“Democrats usually come with white papers and statistics to talk about why we should reduce CO2 levels. We can’t do that anymore,” said Kelly Dietrich, chief executive of the National Democratic Training Committee, a group that teaches would-be candidates how to run for office. “Democrats do need to use more emotion.”
Still, he added, “The ‘Lock him up’ is funny, but if I were running and I wanted a crowd chanting something, I would want them chanting ‘Fix my health care.’ ”
This tension between a boiling fury at the president and a desire to operate on a higher level has already begun playing out on the Democratic campaign trail.
Warren, who has attracted some of the biggest crowds in the presidential campaign, tends to steer her supporters toward policy-oriented chants like “two cents,” a shorthand for her proposed 2 percent annual tax on fortunes over $50 million.
But her supporters have also turned their attention to the president. At a town hall event several weeks ago in Carson City, Nev., Warren’s crowd began yelling “Lock him up!” after a pro-Trump protester interrupted her speech.
Warren insisted that the chants stop. “No, no!” she called, waving her hand to quiet her fans.
Then she sought to turn the protester into a symbol of her own success as a candidate. “I understand Donald Trump, and his supporters are getting really nervous,” Warren said. The crowd stopped chanting and began applauding.
Afterward, Warren told reporters that she tried to tamp down the chants because she did not agree with the sentiment. “We have an ongoing impeachment proceeding right now in Washington that is a serious constitutional undertaking, and we need to treat it with seriousness,” Warren said. “This is a hard time in our country.”
But Democratic audiences sometimes do not want to hear talk of coming together with Republicans, in part because they believe that the GOP has adopted a scorched-earth approach. At one rally in Detroit, Booker’s high-minded rhetoric about love and unity was interrupted by a foul-mouthed supporter when the senator from New Jersey referred to Trump.
“He is going to try to divide. Our call is to unite,” said Booker. “He is going to try to revive hatred in this nation —”
“F--- that!” the supporter yelled.
“— and we need a revival of civic grace,” Booker concluded.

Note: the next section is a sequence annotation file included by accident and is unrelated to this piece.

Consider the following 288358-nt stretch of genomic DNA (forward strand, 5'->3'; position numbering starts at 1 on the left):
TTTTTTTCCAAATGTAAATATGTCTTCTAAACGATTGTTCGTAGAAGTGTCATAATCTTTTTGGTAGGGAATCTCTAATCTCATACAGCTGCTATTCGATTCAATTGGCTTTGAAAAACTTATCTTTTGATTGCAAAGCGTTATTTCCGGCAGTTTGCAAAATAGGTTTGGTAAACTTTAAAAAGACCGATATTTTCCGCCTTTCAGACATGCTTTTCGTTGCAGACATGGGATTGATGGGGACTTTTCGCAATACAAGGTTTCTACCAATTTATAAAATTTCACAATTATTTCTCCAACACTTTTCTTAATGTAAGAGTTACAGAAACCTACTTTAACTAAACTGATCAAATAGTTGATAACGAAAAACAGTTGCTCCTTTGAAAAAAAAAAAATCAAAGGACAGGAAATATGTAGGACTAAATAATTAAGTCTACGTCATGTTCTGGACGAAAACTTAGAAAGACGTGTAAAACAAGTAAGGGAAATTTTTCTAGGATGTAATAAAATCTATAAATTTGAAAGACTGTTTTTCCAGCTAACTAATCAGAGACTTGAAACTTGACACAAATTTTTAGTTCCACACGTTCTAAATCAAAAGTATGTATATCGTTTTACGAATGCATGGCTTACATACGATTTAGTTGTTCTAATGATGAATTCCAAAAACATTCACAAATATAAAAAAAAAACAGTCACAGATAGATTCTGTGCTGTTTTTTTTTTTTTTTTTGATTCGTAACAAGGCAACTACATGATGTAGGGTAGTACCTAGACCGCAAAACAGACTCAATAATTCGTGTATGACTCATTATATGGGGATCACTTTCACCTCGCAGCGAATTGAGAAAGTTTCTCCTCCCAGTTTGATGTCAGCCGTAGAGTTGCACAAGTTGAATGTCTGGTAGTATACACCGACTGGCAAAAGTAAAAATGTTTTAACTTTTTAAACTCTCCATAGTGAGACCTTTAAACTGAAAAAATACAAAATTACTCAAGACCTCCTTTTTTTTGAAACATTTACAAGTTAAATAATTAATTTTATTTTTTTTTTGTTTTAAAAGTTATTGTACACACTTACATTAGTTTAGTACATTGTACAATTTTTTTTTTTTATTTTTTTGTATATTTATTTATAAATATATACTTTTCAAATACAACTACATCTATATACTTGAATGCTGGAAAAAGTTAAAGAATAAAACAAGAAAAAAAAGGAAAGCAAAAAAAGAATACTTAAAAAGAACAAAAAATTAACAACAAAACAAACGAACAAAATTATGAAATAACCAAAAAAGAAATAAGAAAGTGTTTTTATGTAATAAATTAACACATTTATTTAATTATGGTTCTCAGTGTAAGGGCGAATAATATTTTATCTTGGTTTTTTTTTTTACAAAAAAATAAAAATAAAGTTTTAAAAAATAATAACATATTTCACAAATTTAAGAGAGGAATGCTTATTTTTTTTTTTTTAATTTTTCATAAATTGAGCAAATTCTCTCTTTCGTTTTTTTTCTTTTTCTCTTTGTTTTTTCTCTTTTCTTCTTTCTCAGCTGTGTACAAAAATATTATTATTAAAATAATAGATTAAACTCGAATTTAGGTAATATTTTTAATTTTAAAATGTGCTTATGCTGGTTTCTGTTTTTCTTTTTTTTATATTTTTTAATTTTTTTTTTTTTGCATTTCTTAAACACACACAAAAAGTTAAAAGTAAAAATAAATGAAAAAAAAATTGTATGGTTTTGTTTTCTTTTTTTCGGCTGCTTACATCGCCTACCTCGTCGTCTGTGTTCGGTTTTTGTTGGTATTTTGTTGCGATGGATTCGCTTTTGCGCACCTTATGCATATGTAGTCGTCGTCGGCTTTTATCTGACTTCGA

Sanders has adopted a more nuanced attitude toward protesters, at times acknowledging them and incorporating their emotion into his speeches.
Over the summer in Santa Monica, Calif., as he talked about Medicare-for-all, he slammed the pharmaceutical industry and then turned his attention to the environment.
“Today, we say to the fossil fuel industry . . .” Sanders said, pausing for breath. A member of the crowd filled in the sentence, yelling: “ ‘F--- you!’ ”
“That is one way of saying it,” Sanders replied. “Not exactly the way I was going to say it.”
At its root, the debate reflects an uncertainty among Democrats about how to grapple with a political phenomenon they find disorienting and traumatic. Watching Trump ignore so many rules and pay such a small price makes some wonder if it’s time for them to do the same. But the Democratic Party has long prided itself on seeking a better society, and engaging in coarse rhetoric hardly seems a reflection of that.
The dispute may not be settled until there is a Democratic nominee, and perhaps not even then. For now, some on the left have begun taking their passion to Trump rallies, eager to confront their adversaries.
At a recent Trump rally in Minneapolis, a group of protesters wearing dark clothing and with their faces covered crowded around a handful of police officers, repeatedly chanting, “Whose streets? Our streets!” And then: “Kill a cop; save a life!”
Occasionally, Trump supporters walked through the crowd, only to have protesters try to steal their red “Make America Great Again” hats.
The stolen Trump gear went into in a pile. It was set ablaze in the middle of the street.
Amy B Wang, Jenna Johnson and David Weigel contributed to this report.